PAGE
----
Computational Algorithmic Thinking is an essential skill for most STEM careers. African-American women are underrepresented in many STEM fields and especially in computer science. The goals of the project are to prepare girls with these essential skills and to increase their confidence in participating in STEM education. The project is also exposing participating girls to a wide variety of STEM careers. In addition, the materials, lesson plans, and activities generated in the project are available to be used, without charge, by other groups interested in designing similar programs.

CAREER: Supporting Computational Algorithmic Thinking (SCAT)—Exploring the Development of Computational Algorithmic Thinking Capabilities in African-American Middle School Girls

SciJourner Volume 2, Issue 2

Author(s): 
SciJourners
Contact Info: 
Publication Type: 
Other
Publication Date: 
In Press

The second print edition from academic year 2010-11 of our student written science news publication, in pdf format. This is meant to be printed on large format paper, and folded, but it can be viewed online.

SciJourner Volume 2, Issue 1

Author(s): 
SciJourners
Contact Info: 
Publication Type: 
Other
Publication Date: 
In Press

The first print edition from academic year 2010-11 of our student written science news publication, in pdf format. This is meant to be printed on large format paper, and folded, but it can be viewed online.

SciJourner Volume 1, Issue 4

Author(s): 
SciJourners
Contact Info: 
Publication Type: 
Other
Publication Date: 
In Press

The fourth print edition from summer 2009 of our science news publication, in pdf format. The articles in this edition, unlike the others, are written by high school teachers who participated in our summer PD.

SciJourner Volume 1, Issue 3

Author(s): 
SciJourners
Contact Info: 
Publication Type: 
Other
Publication Date: 
In Press

The third print edition from summer 2009 of the student science news publication, in pdf format.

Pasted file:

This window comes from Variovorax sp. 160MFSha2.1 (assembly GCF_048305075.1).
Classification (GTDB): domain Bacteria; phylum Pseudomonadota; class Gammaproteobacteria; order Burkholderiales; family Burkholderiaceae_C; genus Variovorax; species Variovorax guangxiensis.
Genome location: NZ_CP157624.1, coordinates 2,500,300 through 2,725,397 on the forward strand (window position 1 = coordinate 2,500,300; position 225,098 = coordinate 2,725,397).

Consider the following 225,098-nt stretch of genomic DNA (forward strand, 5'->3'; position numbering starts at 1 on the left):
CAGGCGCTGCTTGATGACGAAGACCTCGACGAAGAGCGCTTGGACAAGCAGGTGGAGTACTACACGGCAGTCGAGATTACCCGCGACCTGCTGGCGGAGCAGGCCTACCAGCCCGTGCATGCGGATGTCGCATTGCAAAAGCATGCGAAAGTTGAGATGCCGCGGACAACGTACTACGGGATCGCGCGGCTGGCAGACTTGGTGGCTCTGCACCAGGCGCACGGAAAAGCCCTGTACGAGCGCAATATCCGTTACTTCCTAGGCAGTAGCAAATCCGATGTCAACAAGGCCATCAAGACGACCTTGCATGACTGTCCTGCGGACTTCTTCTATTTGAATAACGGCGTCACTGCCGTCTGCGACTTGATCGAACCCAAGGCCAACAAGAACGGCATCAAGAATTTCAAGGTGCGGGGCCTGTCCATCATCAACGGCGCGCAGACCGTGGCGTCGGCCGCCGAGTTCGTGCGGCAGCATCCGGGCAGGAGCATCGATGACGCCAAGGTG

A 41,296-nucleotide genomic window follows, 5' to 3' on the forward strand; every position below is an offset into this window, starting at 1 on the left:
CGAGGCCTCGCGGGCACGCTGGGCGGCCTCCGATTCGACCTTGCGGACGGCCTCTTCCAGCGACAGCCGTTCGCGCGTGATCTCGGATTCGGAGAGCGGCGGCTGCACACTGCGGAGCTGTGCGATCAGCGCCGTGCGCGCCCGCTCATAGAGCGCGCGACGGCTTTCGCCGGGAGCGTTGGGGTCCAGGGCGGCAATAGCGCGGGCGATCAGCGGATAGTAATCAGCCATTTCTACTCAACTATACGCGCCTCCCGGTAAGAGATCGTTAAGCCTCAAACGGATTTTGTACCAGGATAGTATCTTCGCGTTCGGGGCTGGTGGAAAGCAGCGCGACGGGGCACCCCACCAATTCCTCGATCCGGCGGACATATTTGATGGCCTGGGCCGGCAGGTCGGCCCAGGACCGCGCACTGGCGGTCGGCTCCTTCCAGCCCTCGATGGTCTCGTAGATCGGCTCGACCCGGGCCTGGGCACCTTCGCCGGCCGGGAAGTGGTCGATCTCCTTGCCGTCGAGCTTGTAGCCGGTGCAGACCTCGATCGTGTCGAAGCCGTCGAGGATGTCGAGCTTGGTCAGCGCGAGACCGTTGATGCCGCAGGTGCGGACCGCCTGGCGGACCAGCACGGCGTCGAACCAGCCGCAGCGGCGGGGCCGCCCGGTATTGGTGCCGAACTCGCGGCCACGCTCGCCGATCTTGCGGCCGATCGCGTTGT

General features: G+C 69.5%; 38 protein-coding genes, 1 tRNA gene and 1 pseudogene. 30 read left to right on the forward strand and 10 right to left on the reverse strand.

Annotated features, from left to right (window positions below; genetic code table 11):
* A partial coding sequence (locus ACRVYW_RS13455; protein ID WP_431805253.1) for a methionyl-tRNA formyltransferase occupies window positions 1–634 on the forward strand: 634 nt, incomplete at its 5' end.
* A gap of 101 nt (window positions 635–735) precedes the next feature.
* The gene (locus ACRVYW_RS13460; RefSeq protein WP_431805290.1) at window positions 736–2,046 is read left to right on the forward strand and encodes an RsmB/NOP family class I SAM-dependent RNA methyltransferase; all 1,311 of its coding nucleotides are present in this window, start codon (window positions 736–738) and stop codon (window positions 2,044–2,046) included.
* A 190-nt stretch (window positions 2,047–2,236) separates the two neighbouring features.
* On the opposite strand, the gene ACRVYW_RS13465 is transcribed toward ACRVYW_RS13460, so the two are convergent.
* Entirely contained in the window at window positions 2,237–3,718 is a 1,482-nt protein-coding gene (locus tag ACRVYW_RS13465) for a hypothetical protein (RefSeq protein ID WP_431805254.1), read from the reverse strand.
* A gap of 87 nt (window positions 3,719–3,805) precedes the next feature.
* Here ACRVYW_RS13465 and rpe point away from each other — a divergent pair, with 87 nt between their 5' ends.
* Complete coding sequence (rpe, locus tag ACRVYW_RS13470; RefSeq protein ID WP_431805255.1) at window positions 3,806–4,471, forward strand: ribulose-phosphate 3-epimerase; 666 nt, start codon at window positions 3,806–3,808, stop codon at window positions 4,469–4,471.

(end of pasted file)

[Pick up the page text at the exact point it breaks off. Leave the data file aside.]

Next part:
SciJourner Volume 1, Issue 2

Author(s): 
SciJourners
Publication Type: 
Other
Publication Date: 
In Press

The second print issue from summer 2009 of the student science news publication, in pdf format.

SciJourner Volume 1, Issue 1

Author(s): 
SciJourners
Publication Type: 
Other
Publication Date: 
In Press

The first print edition from summer 2009 of the student science news publication, in pdf format.

A cognitive apprenticeship for science literacy based on journalism

Author(s): 
Polman, Joseph L.
Saul, E. Wendy
Newman, Alan
Farrar, Cathy
Singer, Nancy
Turley, Eric
Pearce, Laura
Hope, Jennifer
McCarty, Glenda
Graville, Cynthia
Contact Info: 
Publication Type: 
Proceedings
Publication Date: 
In Press

Abstract: The Science Literacy through Science Journalism (SciJourn) project aims to reframe the discussion of science literacy for citizenship, and explore how science journalism practices can be used to inform a cognitive apprenticeship that increases the science literacy of participants. This symposium features four paper presentations that report on the progress of the SciJourn project. We report on the development of standards for science content literacy based on the expertise exhibited by science journalists, assessment measures for science literacy, and assessment measures for engagement with science and technology. Finally, we describe our efforts aimed at apprenticing high-school aged learners into a science journalism community of practice spanning multiple schools and a community-based organization

Citation for the paper is: Polman, J. L., Saul, E. W., Newman, A., Farrar, C., Singer, N., Turley, E., Pearce, L.,Hope, J., McCarty, G., and Graville, C. (2010). A cognitive apprenticeship for science literacy based on journalism. In K. Gomez, Lyons, L., & Radinsky, J. (Ed.), Learning in the Disciplines: Proceedings of the 9th International Conference of the Learning Sciences (ICLS 2010) - Volume 2, Short Papers, Symposia, and Selected Abstracts (pp. 61-68). Chicago, IL: International Society of the Learning Sciences.